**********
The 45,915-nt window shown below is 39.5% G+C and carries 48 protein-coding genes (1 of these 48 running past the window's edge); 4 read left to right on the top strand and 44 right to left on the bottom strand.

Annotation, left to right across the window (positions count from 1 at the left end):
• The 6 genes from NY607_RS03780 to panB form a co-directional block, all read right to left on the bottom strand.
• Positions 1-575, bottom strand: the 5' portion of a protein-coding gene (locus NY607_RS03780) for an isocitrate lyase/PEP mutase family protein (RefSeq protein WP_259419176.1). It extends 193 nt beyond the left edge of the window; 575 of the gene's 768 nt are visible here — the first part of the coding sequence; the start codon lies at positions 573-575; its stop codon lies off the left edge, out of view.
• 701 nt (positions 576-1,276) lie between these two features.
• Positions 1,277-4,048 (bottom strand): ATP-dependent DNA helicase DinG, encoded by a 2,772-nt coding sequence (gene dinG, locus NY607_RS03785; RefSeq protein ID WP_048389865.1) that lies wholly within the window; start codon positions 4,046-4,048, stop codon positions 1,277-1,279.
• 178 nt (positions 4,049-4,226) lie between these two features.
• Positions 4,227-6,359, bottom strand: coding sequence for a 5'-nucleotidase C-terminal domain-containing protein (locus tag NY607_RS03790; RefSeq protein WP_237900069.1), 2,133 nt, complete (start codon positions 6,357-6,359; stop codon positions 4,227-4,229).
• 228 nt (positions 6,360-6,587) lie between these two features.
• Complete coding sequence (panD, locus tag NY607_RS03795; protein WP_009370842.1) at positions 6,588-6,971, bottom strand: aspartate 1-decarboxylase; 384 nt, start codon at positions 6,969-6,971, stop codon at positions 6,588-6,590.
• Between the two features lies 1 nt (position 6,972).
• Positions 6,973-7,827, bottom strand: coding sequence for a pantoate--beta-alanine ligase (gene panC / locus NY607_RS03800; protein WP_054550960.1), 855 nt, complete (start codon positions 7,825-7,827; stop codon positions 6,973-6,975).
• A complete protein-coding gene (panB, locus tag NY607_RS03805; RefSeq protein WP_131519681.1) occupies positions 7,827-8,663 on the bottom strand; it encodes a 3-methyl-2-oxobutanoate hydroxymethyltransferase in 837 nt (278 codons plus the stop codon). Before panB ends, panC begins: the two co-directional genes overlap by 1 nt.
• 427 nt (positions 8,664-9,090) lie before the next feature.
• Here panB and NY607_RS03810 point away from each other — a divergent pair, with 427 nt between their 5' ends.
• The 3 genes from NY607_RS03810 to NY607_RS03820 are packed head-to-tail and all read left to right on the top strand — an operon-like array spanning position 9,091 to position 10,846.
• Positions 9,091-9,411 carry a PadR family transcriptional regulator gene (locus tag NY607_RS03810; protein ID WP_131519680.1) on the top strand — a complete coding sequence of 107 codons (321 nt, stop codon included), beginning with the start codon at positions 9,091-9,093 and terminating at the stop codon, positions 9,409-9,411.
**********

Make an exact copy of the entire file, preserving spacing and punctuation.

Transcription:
The 45,915-nt window shown below is 39.5% G+C and carries 48 protein-coding genes (1 of these 48 running past the window's edge); 4 read left to right on the top strand and 44 right to left on the bottom strand.

Annotation, left to right across the window (positions count from 1 at the left end):
• The 6 genes from NY607_RS03780 to panB form a co-directional block, all read right to left on the bottom strand.
• Positions 1-575, bottom strand: the 5' portion of a protein-coding gene (locus NY607_RS03780) for an isocitrate lyase/PEP mutase family protein (RefSeq protein WP_259419176.1). It extends 193 nt beyond the left edge of the window; 575 of the gene's 768 nt are visible here — the first part of the coding sequence; the start codon lies at positions 573-575; its stop codon lies off the left edge, out of view.
• 701 nt (positions 576-1,276) lie between these two features.
• Positions 1,277-4,048 (bottom strand): ATP-dependent DNA helicase DinG, encoded by a 2,772-nt coding sequence (gene dinG, locus NY607_RS03785; RefSeq protein ID WP_048389865.1) that lies wholly within the window; start codon positions 4,046-4,048, stop codon positions 1,277-1,279.
• 178 nt (positions 4,049-4,226) lie between these two features.
• Positions 4,227-6,359, bottom strand: coding sequence for a 5'-nucleotidase C-terminal domain-containing protein (locus tag NY607_RS03790; RefSeq protein WP_237900069.1), 2,133 nt, complete (start codon positions 6,357-6,359; stop codon positions 4,227-4,229).
• 228 nt (positions 6,360-6,587) lie between these two features.
• Complete coding sequence (panD, locus tag NY607_RS03795; protein WP_009370842.1) at positions 6,588-6,971, bottom strand: aspartate 1-decarboxylase; 384 nt, start codon at positions 6,969-6,971, stop codon at positions 6,588-6,590.
• Between the two features lies 1 nt (position 6,972).
• Positions 6,973-7,827, bottom strand: coding sequence for a pantoate--beta-alanine ligase (gene panC / locus NY607_RS03800; protein WP_054550960.1), 855 nt, complete (start codon positions 7,825-7,827; stop codon positions 6,973-6,975).
• A complete protein-coding gene (panB, locus tag NY607_RS03805; RefSeq protein WP_131519681.1) occupies positions 7,827-8,663 on the bottom strand; it encodes a 3-methyl-2-oxobutanoate hydroxymethyltransferase in 837 nt (278 codons plus the stop codon). Before panB ends, panC begins: the two co-directional genes overlap by 1 nt.
• 427 nt (positions 8,664-9,090) lie before the next feature.
• Here panB and NY607_RS03810 point away from each other — a divergent pair, with 427 nt between their 5' ends.
• The 3 genes from NY607_RS03810 to NY607_RS03820 are packed head-to-tail and all read left to right on the top strand — an operon-like array spanning position 9,091 to position 10,846.
• Positions 9,091-9,411 carry a PadR family transcriptional regulator gene (locus tag NY607_RS03810; protein ID WP_131519680.1) on the top strand — a complete coding sequence of 107 codons (321 nt, stop codon included), beginning with the start codon at positions 9,091-9,093 and terminating at the stop codon, positions 9,409-9,411.